Tuesday, June 12, 2012

Remembering Steve Jobs for his critical role in advancing Christ’s cause and the Great Commission.


"At this, Job got up and tore his robe and shaved his head. Then he fell to the ground in worship and said: ‘Naked I came from my mother’s womb, and naked I will depart. The Lord gave and the Lord has taken away; may the name of the Lord be praised’." —Job 1:20—21

The book of Job provides us with a stunning example of courage in the face of adversity. Who is not touched by Job’s faith in the face of unfathomable tragedy? Just as he finished learning that he had lost all of his worldly possessions, he discovered that he had also lost every single one of his children. All on the same day!

Job never lost his faith in God, even under the most heartbreaking circumstances that tested him to his core. It’s hard to imagine losing everything we own in one day—property, possessions, and even children. Most men would sink into depression and even become suicidal after such a nightmare; however, Job never wavered in his understanding that God was still in control. Job’s three friends, on the other hand, instead of comforting him, gave him bad advice and even accused him of committing sins so grievous that God was punishing him by making his life miserable. Job knew God well enough to know that He did not work that way; in fact, he had such an intimate, personal relationship with Him that he was able to make the statement, "Though he slay me, yet will I hope in him; I will surely defend my ways to his face” (Job 13:15).

Job went from being the wealthiest and most blessed man on the planet to being an example of destitution and loss. His response is startling. He did not curse God and he did not question Him. Instead he said, “Naked I came from my mother’s womb, and naked I will depart. The Lord gave and the Lord has taken away; may the name of the Lord be praised.”

In a moment of clarity, Job realized that he never really had anything to lose in the first place. Every human being enters this world with nothing and he/she will leave with nothing. Anything acquired in the meantime is a gift, but oh-so-very temporary.

Perhaps the greatest lesson we learn from the book of Job is that God does not have to answer to anyone for what He does or does not do. What we learn from Job’s experience is that we may never know the specific reason for suffering, but we must trust in our sovereign, holy, righteous God whose ways are perfect (Psalm 18:30). If God’s ways are “perfect,” then we can trust that whatever He does—and whatever He allows—is also perfect. This may not seem possible to us, but our minds are not God’s mind.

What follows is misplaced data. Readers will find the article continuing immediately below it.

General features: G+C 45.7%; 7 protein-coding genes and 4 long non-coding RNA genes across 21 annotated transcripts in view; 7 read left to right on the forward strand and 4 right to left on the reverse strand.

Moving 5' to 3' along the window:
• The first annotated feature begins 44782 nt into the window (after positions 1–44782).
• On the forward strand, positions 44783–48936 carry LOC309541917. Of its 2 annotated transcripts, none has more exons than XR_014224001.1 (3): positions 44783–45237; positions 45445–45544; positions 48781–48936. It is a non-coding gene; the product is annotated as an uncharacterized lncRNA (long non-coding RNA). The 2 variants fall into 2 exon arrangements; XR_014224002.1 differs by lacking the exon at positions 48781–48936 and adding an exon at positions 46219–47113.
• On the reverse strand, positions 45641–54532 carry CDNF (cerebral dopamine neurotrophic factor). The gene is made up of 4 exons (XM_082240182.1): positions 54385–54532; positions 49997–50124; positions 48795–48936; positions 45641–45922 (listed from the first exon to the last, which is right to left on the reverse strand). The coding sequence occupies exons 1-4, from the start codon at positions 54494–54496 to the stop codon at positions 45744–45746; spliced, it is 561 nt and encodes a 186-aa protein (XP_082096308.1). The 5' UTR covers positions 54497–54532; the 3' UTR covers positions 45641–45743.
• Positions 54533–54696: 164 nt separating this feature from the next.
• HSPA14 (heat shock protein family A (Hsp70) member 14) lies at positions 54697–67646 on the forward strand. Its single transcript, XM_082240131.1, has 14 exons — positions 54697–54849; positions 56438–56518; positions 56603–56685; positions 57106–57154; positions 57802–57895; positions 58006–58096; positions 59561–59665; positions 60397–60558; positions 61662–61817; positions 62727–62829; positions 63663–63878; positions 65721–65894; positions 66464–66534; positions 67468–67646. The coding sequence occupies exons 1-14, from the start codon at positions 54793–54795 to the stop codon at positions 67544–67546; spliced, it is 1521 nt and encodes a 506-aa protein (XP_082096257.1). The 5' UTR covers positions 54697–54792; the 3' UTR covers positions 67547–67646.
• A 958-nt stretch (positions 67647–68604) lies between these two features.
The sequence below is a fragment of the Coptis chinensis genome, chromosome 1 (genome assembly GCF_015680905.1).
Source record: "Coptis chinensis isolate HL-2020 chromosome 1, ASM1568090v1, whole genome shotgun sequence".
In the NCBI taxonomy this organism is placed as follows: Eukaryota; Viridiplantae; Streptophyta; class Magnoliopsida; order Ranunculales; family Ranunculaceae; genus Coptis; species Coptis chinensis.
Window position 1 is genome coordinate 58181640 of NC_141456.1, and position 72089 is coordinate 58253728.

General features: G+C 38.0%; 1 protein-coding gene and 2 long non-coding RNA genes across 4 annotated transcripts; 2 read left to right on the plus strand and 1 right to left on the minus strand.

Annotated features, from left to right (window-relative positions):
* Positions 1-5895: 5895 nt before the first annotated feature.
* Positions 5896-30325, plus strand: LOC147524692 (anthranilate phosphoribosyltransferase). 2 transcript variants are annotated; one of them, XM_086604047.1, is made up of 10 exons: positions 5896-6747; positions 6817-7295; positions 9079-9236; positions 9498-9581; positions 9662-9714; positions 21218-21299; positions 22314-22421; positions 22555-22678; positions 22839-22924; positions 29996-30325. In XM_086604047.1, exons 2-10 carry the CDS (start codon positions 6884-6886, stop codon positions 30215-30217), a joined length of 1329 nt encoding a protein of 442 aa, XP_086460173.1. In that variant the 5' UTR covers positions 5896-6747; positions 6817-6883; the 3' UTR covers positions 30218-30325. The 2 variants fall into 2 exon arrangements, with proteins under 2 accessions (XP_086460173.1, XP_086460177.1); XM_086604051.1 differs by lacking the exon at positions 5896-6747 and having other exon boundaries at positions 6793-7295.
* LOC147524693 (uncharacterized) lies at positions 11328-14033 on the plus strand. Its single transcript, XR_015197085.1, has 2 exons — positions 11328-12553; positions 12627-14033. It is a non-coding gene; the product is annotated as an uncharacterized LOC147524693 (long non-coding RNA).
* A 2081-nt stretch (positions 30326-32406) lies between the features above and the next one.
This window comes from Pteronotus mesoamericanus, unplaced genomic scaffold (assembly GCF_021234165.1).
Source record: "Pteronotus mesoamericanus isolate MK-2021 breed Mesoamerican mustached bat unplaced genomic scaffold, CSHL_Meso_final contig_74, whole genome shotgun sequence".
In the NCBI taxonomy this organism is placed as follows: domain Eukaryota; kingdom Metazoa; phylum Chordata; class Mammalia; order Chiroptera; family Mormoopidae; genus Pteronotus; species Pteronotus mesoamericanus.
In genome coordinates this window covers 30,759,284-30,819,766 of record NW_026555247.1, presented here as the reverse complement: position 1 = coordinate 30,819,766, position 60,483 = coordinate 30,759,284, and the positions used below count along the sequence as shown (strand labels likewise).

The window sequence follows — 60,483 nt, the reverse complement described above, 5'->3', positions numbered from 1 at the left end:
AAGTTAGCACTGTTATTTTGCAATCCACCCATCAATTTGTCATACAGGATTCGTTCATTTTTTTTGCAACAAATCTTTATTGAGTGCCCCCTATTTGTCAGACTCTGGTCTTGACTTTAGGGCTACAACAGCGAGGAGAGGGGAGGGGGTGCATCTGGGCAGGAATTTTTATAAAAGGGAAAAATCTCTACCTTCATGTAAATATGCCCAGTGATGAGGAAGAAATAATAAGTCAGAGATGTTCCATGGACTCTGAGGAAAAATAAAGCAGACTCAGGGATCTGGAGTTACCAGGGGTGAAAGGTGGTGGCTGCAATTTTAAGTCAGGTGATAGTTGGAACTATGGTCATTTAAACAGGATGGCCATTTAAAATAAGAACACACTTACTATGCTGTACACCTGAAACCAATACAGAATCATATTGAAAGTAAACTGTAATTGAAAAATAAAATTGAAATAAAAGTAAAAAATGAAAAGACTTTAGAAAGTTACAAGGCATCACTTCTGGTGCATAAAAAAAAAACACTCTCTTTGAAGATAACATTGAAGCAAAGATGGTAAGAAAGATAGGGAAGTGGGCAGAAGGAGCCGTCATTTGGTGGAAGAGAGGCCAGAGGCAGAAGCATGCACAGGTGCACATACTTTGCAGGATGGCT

Thousands of years later, these words were echoed in the powerful words said by the late CEO and co-founder of the Apple computer company, Steve Jobs. In a commencement speech given at the Stanford University, Jobs said, “All external expectations, all pride, all fear of embarrassment or failure, these things just fall away in the face of death, leaving only what is truly important. Remembering you are going to die is the best way I know to avoid the trap of thinking you have something to lose. You are already naked. There is no reason not to follow your heart.”

Job and Jobs are making the same point. We come to this world with nothing and we leave with nothing. But that’s not depressing; that’s inspiring. Knowing that we have nothing to lose is comforting, and even empowering.

“Behind this brilliant and quite resilient man who changed so much of modern life, and whose destiny is now with His Creator, is really the figure of One who rose again from the dead. Through the creativity of Steve Jobs is a God using all means to reach His own.” 

“At  a Seminary in the United States, their classroom teaching, the very same courses by the very same professors, as well as sermons and teaching by some of the most notable pastors of our generation, are being downloaded onto Macs, and yes even PCs, as well as iPads and iPhones all over the earth.”

About five million of those resources, according to Apple’s reports given to the seminary, were resting on portable, electronic “book bags” of believers, seekers, pastors, and pastors-to-be throughout the world.

Through Apple’s technology, the Gospel has been getting through to what the professor dubbed the most hostile places on earth as well as the most hostile ideological places in the secularized Western world.

“Steve’s brilliance, passion and energy were the source of countless innovations that enrich and improve all of our lives. The world is immeasurably better because of Steve. Just hours after the news on his death broke, a user going by the name of “Ann Coulter” began a discussion on Yahoo! Answers that posed the question: “Was Steve Jobs a Christian? Just wondering where he is right now…

”“I do not know Steve’s spiritual condition, but I do know that each of us must live in the light of eternity. Steve died today. I could be tomorrow. May I live my life in light of that reality – that life is fleeting AND that eternal life is a gift to all that have been made new in Christ.”


Raj Kosaraju

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